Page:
Friday, 1 April 2011

Hyderabad City doctors unravel the mystery behind tropical calcific pancreatitis (TCP)

Syed Akbar
Hyderabad, March 4: City doctors have unravelled the mystery behind tropical calcific pancreatitis (TCP) by linking it to mutations in a gene called SPINK1. Tropical calcific pancreatitis is characterised by formation of calcium in pancreas, leading to diabetes and pancreatic cancer.
Doctors at the Asian Institute of Gastroenterology led by Dr D Nageshwar Reddy found that chronic pancreatitis is caused among South Indians due to mutations in SPINK1 gene. The mutation has been found in people living in Andhra Pradesh, Karnataka, Kerala, Tamil Nadu and Odisha.
Chronic pancreatitis or TCP is responsible for 50 per cent of diabetic cases. Thanks to the mutation in the SPINK1 gene, South India has got the dubious distinction of being the diabetes capital of the world. About 15 per cent of people down the Vindhyas are diabetic.
"Pancreas produces enzymes, which are quiet when they are inside it. They become active when they reach the digestive tract. But because of the mutations in SPINK1 gene, the enzymes become active in the pancreas itself resulting in auto-digestion and subsequent health complications including diabetes. We have found that one in 1000 people carry this mutant gene. Calcium is deposited in the pancreas due to the mutation," Dr Nageshwar Reddy observed.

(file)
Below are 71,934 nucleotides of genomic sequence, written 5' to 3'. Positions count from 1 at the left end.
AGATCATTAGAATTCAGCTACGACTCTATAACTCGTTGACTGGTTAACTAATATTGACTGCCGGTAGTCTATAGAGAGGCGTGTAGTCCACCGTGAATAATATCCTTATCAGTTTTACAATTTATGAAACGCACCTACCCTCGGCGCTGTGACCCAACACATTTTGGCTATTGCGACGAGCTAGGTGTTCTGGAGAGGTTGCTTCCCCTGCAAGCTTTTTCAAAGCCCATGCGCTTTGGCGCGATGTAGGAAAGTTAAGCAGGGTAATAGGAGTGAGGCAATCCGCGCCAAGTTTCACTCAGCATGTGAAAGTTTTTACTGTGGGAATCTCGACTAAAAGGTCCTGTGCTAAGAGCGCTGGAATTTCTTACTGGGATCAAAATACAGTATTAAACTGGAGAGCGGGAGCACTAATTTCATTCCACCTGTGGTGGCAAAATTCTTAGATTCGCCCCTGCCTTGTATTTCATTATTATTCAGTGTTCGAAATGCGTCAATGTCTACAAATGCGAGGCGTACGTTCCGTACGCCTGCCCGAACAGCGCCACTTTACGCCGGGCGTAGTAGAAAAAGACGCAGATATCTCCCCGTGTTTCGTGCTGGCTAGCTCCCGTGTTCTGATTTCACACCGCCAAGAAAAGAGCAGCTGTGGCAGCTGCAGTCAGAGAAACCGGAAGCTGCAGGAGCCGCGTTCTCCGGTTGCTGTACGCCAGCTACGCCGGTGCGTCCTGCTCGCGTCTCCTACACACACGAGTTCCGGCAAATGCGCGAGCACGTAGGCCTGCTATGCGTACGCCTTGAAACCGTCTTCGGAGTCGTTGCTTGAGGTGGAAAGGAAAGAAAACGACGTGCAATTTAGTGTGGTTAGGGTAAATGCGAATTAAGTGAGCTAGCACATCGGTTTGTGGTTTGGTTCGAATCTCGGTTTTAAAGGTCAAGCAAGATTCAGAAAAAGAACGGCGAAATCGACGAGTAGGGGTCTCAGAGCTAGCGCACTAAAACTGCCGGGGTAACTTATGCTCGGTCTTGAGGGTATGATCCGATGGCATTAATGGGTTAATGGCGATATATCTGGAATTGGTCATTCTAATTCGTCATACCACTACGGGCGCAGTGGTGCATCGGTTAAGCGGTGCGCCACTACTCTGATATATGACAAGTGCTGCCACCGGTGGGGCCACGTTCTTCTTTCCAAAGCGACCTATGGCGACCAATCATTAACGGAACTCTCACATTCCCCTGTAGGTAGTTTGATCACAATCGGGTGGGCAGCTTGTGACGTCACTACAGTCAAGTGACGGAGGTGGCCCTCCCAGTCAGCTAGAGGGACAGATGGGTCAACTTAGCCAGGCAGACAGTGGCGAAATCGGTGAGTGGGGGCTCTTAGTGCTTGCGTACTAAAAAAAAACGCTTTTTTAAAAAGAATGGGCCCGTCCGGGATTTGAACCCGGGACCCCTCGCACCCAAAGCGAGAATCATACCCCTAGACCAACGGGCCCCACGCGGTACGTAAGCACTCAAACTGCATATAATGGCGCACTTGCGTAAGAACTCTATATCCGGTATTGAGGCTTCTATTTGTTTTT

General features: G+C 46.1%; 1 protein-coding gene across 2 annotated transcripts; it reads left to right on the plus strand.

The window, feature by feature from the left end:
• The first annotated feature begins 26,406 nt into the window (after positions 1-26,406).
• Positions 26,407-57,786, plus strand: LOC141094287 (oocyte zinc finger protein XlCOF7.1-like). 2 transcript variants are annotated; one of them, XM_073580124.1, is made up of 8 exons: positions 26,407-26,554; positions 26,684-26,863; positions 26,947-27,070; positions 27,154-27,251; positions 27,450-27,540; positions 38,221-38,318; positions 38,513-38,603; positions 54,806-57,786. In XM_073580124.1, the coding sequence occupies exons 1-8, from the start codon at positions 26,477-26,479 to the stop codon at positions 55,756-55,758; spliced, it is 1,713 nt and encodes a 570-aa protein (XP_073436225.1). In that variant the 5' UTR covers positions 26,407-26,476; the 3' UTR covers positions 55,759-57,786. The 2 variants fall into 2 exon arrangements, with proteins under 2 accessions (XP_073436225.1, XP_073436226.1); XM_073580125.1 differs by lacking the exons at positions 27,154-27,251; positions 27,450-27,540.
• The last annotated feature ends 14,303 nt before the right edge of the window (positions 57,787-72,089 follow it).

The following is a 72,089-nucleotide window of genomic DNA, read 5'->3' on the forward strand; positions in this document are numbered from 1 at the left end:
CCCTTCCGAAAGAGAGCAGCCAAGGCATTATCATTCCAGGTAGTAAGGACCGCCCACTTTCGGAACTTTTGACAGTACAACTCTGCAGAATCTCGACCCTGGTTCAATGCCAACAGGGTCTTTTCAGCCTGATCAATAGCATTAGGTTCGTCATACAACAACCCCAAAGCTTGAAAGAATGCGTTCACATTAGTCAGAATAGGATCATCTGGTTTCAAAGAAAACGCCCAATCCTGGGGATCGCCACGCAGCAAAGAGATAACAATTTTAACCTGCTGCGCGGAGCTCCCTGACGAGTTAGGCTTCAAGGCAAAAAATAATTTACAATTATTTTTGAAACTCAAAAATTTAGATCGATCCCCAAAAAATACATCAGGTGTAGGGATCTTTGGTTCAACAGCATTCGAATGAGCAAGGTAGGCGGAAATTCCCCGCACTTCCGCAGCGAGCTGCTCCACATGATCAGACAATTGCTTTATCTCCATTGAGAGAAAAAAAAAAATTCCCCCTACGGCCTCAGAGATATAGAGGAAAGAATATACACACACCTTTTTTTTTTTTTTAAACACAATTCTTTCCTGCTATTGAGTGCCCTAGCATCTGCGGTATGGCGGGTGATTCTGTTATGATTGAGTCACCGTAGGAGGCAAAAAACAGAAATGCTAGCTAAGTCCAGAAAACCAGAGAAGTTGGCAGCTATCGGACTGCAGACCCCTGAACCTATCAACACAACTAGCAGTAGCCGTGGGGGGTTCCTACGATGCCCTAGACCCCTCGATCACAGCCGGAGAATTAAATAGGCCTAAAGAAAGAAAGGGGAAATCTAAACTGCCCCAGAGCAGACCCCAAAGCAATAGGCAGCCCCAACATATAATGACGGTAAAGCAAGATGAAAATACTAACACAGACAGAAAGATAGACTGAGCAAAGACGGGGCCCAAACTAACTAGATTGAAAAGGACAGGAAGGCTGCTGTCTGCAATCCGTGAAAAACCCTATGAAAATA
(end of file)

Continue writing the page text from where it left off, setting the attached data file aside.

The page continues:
Dr Nageshwar Reddy, who carried out the research along with Dr Siva Prasad, said the problem is characterised by recurrent stomach pain and if proper treatment is not given, it may lead to severe health complications. The problem can be avoided by staying away from alcohol, smoking and fatty food. Intake of more fruits and vegetables will also prevent the problem.
TCP has been described as a disease with “pain in childhood, diabetes in puberty and death at the prime of life.” The problem was earlier seen only in children, adolescents, or sometimes young adults, who had common characteristics of malnutrition, deficiency signs, pot belly among others.
He said the clinical manifestations of TCP are recurrent abdominal pain in childhood, followed by onset of diabetes mellitus a few years later. Prevalence of pancreatic calculi in TCP is nearly 90 per cent, compared with the 30 per cent of alcoholic pancreatitis.

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